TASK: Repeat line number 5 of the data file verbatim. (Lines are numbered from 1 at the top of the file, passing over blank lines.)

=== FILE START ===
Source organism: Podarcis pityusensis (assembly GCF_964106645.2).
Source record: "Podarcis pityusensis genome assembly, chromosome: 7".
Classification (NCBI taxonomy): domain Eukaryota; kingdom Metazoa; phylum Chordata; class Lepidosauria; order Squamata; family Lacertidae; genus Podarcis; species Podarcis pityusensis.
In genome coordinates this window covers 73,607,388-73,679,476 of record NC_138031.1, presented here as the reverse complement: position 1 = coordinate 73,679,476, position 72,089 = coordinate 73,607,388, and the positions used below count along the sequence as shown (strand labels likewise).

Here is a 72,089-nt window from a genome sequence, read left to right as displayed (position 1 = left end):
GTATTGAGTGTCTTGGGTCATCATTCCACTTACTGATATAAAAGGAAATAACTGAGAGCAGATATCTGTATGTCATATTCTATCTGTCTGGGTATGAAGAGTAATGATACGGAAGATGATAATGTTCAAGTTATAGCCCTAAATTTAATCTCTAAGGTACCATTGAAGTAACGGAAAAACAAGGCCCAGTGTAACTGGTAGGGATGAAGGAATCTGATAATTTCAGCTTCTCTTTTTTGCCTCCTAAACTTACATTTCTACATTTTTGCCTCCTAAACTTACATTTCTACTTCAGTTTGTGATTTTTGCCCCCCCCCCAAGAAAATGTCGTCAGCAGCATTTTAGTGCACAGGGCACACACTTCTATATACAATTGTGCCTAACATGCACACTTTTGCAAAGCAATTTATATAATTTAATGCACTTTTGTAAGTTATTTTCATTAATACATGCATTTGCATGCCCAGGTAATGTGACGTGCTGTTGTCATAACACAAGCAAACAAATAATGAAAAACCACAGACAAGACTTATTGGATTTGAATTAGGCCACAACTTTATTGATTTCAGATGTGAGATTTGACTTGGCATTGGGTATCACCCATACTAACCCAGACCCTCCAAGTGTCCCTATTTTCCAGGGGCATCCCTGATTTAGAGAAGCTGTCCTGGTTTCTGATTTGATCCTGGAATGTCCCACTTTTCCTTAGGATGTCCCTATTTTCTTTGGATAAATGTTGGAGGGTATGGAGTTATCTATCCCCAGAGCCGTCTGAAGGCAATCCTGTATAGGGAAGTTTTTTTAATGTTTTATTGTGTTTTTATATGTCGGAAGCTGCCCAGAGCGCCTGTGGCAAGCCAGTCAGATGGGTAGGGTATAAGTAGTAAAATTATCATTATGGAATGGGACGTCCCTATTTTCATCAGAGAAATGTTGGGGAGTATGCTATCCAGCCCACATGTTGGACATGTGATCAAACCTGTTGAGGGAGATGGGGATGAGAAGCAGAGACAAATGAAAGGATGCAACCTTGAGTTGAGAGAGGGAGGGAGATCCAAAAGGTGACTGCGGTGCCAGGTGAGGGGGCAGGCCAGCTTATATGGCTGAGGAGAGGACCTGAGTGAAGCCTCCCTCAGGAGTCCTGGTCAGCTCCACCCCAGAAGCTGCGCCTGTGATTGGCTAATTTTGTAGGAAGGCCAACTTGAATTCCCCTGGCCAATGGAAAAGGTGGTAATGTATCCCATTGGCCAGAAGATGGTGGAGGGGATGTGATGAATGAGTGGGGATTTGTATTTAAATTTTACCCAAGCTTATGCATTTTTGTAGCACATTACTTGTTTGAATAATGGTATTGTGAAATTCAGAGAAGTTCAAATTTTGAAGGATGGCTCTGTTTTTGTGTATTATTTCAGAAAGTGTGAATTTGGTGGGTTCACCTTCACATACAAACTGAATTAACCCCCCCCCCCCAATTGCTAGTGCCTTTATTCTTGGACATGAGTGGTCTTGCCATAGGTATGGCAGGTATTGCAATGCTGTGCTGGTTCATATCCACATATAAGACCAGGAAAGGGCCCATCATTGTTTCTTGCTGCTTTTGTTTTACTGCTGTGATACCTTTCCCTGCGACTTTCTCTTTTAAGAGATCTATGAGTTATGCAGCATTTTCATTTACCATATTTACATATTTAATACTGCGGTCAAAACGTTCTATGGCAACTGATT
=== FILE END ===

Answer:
Here is a 72,089-nt window from a genome sequence, read left to right as displayed (position 1 = left end):